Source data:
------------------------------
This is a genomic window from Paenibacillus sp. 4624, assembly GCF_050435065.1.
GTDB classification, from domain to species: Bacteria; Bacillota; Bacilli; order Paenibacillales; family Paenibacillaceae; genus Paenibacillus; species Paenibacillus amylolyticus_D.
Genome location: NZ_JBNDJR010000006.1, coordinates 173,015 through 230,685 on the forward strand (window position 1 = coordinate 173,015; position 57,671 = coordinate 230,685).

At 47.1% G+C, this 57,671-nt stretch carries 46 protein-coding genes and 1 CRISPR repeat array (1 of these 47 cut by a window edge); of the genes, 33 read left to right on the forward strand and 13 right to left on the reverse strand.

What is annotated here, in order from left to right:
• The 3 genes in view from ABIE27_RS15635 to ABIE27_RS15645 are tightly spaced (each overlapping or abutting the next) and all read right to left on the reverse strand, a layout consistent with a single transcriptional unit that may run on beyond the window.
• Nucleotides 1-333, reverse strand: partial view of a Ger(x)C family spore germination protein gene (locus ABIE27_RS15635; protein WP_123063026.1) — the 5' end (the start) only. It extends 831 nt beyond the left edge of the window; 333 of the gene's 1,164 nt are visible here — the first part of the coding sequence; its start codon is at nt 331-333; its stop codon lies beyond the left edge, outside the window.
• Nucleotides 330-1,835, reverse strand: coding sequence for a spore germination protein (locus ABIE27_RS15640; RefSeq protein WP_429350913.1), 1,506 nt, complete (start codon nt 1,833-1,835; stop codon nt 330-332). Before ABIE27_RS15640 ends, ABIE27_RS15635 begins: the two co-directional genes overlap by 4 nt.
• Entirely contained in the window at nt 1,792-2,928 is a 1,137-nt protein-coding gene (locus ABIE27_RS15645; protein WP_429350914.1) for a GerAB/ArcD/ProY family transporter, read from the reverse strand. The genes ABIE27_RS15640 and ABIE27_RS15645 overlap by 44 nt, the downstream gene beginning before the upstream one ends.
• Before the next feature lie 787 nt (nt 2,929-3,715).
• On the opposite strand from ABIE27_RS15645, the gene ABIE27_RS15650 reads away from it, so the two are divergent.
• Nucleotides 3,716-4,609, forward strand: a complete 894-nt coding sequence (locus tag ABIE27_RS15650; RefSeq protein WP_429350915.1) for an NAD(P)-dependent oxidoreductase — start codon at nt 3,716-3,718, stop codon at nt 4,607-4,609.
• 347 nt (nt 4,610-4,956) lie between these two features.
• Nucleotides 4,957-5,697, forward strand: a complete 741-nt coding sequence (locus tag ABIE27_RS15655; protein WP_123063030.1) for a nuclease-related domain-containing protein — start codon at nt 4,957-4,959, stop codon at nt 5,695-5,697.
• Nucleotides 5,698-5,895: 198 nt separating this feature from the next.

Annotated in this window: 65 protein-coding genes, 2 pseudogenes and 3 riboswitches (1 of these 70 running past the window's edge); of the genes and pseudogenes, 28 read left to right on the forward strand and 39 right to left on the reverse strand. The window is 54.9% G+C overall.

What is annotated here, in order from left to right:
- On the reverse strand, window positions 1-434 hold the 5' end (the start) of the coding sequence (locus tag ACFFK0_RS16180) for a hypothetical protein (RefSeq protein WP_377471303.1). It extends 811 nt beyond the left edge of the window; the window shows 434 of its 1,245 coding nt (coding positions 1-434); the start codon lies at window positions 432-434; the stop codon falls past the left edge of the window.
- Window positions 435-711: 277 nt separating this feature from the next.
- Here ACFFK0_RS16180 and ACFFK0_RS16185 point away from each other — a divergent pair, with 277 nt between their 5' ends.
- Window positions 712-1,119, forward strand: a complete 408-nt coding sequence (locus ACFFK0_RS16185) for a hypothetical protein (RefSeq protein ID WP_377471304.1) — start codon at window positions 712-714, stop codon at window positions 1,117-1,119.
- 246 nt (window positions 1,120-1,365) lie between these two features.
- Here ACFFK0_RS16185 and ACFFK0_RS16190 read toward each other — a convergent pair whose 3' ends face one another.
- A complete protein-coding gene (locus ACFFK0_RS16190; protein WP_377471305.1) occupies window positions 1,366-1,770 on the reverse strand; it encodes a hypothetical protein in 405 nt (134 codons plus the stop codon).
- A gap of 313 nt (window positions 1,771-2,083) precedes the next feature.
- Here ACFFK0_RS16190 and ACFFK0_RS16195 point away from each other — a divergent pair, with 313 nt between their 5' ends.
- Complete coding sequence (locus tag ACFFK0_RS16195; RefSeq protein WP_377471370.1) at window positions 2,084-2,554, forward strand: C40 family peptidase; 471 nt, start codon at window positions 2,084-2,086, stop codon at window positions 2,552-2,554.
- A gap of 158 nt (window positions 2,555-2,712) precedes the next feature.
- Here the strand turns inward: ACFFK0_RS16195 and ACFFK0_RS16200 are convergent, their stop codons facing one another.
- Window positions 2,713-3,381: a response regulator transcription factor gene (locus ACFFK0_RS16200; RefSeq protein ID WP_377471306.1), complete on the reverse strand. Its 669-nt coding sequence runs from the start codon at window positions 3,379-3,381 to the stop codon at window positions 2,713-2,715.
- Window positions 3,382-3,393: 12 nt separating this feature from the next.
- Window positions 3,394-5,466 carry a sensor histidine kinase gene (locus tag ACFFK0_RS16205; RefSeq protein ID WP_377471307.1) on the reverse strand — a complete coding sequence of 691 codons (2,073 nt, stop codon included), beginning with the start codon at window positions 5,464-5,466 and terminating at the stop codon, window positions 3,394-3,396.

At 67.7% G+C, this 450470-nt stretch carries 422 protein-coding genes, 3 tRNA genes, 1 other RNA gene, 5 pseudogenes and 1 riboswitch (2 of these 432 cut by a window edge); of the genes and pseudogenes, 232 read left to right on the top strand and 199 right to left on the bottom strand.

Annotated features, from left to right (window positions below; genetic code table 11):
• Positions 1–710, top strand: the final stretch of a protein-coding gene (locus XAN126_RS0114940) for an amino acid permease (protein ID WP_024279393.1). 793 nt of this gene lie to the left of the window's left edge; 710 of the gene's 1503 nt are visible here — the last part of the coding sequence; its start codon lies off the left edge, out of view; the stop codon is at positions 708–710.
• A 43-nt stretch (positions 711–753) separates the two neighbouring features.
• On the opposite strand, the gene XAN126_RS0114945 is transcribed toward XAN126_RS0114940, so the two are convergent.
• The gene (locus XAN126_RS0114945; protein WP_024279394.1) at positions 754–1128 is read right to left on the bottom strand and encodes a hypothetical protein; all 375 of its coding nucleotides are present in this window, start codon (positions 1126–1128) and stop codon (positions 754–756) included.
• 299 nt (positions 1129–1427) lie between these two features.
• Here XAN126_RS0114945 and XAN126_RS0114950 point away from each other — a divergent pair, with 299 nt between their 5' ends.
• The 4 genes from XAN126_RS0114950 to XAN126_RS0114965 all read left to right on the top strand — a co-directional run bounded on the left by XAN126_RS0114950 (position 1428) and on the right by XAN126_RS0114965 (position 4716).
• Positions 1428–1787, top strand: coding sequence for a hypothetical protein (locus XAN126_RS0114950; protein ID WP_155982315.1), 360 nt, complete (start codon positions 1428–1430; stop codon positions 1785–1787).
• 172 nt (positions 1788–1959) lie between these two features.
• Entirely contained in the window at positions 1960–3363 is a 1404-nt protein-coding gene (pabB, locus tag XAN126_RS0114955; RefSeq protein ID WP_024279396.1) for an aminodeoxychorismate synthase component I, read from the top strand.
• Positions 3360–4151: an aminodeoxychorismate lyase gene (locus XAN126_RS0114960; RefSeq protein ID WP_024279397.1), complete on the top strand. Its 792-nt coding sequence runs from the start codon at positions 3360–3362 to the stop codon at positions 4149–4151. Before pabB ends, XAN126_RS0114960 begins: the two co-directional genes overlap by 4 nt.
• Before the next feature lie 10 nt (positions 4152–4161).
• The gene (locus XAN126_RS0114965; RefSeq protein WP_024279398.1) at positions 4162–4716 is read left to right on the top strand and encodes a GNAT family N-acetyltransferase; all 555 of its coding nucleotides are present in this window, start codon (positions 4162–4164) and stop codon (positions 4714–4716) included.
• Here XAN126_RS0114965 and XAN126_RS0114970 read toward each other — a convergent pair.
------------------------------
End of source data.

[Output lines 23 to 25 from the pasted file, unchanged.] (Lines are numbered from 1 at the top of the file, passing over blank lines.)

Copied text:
- Here ACFFK0_RS16185 and ACFFK0_RS16190 read toward each other — a convergent pair whose 3' ends face one another.
- A complete protein-coding gene (locus ACFFK0_RS16190; protein WP_377471305.1) occupies window positions 1,366-1,770 on the reverse strand; it encodes a hypothetical protein in 405 nt (134 codons plus the stop codon).
- A gap of 313 nt (window positions 1,771-2,083) precedes the next feature.